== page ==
For some reason this symbol can illuminate either orange or green, depending on the vehicle manufacturer. Slightly confusing to some, but the symbol remains the same. Left facing, light beam pointing down, with a squiggly line through the beam to suggest fog. For years used also as driving lights, looking cool lights, and also as an alternative to headlights once again, for those too lazy to replace blown bulbs. In reality, they are there to aid forward vision for the driver as the kerbs and edges of the roads get harder to pick out. Facing down more (pointing closer to the car) and kerbwards, they can be helpful, but are not a required piece of equipment.
Just to confuse matters more, manufacturers had a great idea to use these greatly underused lights as "adaptive lighting", so as a car starts to turn now, you may see one of its front foglights come on for a moment until the wheels straighten. This will NOT illuminate the dash light however.
And finally, the rear foglight, possibly the biggest bone of contention on the roads today.
Learn the symbol, and what colour it should be on your car.
The LAST light you will find yourself turning on, when road conditions have reached their worst. For some manufacturers its also the hardest to turn on, with the lighting switch having to be turned all the way, and then an extra click. Some are a press button, and will automatically turn back off again when the car and headlights are turned off, needing to be turned back on separately each time you light up.
Either way, they are the last lights for a reason. They are stupidly bright, blind drivers behind you, and so frequently left on after conditions improve. The only reason these should ever need to be turned on, is if the visibility is SEVERELY reduced. If you are following the car in front of you at a sensible following distance, and care barely make out its lights, switch them on. In an urban environment, maybe add a safety buffer, and make that the second or third car ahead.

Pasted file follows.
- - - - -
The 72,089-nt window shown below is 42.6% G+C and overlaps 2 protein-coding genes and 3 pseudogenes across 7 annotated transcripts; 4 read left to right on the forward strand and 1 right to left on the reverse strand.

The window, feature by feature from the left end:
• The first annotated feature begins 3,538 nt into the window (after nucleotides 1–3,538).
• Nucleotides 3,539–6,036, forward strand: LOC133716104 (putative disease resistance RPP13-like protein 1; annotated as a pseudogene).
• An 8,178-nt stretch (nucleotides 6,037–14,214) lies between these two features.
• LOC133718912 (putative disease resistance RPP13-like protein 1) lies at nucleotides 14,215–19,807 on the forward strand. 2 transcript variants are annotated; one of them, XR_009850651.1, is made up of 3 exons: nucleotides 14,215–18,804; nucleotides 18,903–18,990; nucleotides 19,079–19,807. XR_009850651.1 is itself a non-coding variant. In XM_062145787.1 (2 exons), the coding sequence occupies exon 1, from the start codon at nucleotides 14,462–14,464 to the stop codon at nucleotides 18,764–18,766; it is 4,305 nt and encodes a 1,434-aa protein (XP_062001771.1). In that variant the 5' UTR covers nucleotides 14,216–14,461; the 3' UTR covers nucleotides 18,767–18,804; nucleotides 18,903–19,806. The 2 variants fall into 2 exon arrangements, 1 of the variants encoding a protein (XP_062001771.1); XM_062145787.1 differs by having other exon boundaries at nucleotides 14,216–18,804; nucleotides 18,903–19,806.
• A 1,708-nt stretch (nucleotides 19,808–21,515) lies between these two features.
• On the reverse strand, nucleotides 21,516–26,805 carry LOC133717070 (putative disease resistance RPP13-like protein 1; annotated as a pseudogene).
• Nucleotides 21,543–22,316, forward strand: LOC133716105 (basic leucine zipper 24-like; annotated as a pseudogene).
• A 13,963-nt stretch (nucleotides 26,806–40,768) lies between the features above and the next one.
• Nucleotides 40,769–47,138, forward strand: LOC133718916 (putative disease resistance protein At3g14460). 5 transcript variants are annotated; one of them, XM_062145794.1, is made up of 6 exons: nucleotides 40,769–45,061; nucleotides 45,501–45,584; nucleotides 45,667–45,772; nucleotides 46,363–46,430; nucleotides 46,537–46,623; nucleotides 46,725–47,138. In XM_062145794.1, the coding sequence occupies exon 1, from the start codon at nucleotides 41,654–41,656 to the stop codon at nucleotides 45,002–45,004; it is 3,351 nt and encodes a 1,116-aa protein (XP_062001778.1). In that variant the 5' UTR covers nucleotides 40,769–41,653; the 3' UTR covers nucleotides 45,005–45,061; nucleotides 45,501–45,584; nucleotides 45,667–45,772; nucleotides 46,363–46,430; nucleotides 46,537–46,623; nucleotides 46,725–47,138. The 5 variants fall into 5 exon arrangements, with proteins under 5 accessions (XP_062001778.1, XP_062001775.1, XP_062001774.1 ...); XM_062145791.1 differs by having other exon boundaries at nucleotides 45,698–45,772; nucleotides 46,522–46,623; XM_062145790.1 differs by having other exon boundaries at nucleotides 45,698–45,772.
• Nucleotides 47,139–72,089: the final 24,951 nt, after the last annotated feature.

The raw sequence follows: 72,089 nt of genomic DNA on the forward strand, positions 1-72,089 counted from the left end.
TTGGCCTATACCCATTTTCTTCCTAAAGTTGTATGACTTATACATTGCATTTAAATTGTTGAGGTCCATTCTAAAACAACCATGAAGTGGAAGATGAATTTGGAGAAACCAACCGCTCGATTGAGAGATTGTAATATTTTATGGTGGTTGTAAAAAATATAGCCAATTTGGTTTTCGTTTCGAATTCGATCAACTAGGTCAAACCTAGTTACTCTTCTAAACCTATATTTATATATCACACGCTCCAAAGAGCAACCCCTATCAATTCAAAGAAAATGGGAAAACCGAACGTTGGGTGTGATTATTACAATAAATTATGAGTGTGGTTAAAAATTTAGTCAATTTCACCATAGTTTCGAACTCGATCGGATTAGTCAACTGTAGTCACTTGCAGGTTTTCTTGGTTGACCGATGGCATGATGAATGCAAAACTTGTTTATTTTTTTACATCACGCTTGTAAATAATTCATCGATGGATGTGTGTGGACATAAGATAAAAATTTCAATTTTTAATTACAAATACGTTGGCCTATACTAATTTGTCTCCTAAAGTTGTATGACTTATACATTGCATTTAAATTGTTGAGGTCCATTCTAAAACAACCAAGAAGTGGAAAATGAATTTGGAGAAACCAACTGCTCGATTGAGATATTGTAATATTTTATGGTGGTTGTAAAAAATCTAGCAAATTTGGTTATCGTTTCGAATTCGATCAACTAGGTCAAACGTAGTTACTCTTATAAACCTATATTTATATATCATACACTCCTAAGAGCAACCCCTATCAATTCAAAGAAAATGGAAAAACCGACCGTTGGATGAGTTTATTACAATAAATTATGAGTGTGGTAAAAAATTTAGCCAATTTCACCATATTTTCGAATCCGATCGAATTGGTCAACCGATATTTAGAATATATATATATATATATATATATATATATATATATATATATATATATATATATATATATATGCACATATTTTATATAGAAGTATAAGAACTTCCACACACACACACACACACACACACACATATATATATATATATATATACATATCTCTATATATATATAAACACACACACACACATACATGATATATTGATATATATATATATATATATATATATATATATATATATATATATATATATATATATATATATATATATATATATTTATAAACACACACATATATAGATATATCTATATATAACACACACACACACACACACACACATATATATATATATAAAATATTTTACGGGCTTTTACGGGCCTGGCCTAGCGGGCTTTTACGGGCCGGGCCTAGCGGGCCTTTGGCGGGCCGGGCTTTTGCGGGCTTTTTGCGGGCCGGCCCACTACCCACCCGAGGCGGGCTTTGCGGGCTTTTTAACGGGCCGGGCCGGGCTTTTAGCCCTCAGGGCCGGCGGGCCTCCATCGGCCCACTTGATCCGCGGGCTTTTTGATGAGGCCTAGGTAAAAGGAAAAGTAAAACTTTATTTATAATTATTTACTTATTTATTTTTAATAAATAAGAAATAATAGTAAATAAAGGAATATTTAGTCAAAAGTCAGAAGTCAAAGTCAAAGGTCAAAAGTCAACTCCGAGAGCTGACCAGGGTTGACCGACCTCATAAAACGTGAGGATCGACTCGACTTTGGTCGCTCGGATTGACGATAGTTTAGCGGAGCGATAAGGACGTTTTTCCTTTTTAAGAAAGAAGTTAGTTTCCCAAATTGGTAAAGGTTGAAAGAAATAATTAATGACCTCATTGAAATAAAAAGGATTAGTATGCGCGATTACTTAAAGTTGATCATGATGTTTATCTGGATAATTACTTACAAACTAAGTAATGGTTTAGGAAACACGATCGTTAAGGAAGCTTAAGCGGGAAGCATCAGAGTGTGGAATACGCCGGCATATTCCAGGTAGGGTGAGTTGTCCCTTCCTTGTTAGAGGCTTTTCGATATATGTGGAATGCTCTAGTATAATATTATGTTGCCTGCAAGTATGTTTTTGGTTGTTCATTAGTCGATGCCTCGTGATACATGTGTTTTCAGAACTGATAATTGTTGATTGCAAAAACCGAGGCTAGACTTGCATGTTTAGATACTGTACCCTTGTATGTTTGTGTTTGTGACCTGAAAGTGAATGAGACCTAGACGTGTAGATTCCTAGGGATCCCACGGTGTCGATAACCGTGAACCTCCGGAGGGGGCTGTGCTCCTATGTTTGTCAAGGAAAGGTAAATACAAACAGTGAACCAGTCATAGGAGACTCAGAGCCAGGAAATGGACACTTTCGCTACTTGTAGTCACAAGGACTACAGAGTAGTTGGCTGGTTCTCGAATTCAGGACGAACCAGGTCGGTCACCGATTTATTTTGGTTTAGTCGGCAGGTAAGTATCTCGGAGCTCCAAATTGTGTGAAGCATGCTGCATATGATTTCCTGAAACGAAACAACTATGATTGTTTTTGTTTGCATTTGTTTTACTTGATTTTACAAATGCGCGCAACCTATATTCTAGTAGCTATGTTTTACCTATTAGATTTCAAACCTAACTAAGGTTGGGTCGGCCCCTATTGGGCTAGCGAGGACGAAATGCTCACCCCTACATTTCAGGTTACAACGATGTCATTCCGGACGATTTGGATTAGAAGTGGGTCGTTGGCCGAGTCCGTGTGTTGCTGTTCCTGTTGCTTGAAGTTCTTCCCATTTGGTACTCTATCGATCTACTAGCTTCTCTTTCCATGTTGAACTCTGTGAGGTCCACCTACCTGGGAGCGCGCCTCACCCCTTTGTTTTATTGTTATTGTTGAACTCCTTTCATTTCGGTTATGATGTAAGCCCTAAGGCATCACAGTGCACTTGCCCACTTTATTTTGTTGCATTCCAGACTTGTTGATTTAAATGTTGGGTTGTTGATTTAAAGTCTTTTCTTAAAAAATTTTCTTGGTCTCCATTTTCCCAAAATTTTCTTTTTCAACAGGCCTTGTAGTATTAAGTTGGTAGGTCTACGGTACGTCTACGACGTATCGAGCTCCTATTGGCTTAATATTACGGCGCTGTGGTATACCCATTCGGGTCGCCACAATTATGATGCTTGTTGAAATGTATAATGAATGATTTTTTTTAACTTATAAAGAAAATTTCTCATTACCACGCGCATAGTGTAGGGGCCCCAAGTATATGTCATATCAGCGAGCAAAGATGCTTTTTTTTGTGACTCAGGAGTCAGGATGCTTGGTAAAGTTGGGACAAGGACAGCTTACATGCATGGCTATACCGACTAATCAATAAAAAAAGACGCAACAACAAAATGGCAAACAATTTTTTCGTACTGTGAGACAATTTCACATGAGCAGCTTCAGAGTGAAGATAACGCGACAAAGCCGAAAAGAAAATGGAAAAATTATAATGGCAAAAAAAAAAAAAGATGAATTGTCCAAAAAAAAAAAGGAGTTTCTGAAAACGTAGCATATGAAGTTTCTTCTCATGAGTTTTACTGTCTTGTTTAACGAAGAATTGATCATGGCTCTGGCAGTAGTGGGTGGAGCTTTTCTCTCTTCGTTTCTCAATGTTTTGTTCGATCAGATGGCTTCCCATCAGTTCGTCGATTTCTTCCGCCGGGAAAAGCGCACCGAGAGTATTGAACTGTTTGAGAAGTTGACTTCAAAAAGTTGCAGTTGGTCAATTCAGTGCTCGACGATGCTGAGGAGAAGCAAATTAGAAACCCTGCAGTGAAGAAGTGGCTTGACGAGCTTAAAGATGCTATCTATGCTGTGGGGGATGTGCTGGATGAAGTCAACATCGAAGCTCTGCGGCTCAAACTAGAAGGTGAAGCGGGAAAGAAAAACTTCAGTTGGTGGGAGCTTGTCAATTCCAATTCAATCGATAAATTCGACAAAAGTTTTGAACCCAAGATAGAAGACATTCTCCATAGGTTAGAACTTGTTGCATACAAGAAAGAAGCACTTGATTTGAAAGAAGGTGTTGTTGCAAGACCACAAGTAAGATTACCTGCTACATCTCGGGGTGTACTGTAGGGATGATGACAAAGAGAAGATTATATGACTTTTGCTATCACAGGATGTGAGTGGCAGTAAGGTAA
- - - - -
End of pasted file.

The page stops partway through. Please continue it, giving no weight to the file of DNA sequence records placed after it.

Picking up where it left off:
On the motorway, use common sense, the car in front should be clearly visible. If not, check your distance, and assess if they are needed.
One common sense rule is this. If the car in front has theirs on, and you are wincing.... Make sure yours are not on.
The reason they are such a big issue is because when following a car with lights on, your eyes become fatigued and desensitised very quickly, a red light, is a red light. People struggle to see the brightness of a tail light changing to a brake light in good conditions. In poor conditions, with fog lights on, seeing a brake light coming on is even harder, as they are the same sort of brightness as the fog lights. That said, in the right conditions, when it's really foggy, you can actually differentiate a lot easier, and of course see the 3rd brake light appear if the car has one.
So now we know what lights are for what, let me briefly rant.
People who drive with a headlight out, and then just use fog lights or high beams as a substitute. You may be able to see where you are going a little better, but you are blinding or confusing other road users. A 6ft wide car with one head light becomes a 2ft wide motorcycle. Allowances for parked cars and smaller gaps for passing in go out the window. Please, check your lights regularly, and make a habit of checking them on the back of other vehicles when following or in traffic. If one is out, fix it ASAP. And that does NOT mean next pay day.
Speaking of using the back of other vehicles to check your lights. When following another car, if you can see your headlights lighting up the inside of their car, or see it high on the back of a bus, or buildings even, your headlight alignment is out. You are again blinding other motorists, or at very least annoying the heck out of them. The bulb is most likely just not in properly. Or you may have had a minor bump and thought nothing of it, but now realise it's not right. Again fix it ASAP, please!! You also will fail the MOT for this, so worth sorting out.
In short, it's not a lot to ask. Clear your windows, check your lights regularly, and maintain them if so required. Such a simple thing, but it makes such a difference on the roads for so many reasons.
If for any reason, you are one of those people who thinks lights and visibility are over rated, well I sincerely hope you are stopped, and fined by the Police or VOSA very soon. Maybe even have a defect notice issued, just to really drive it home to you.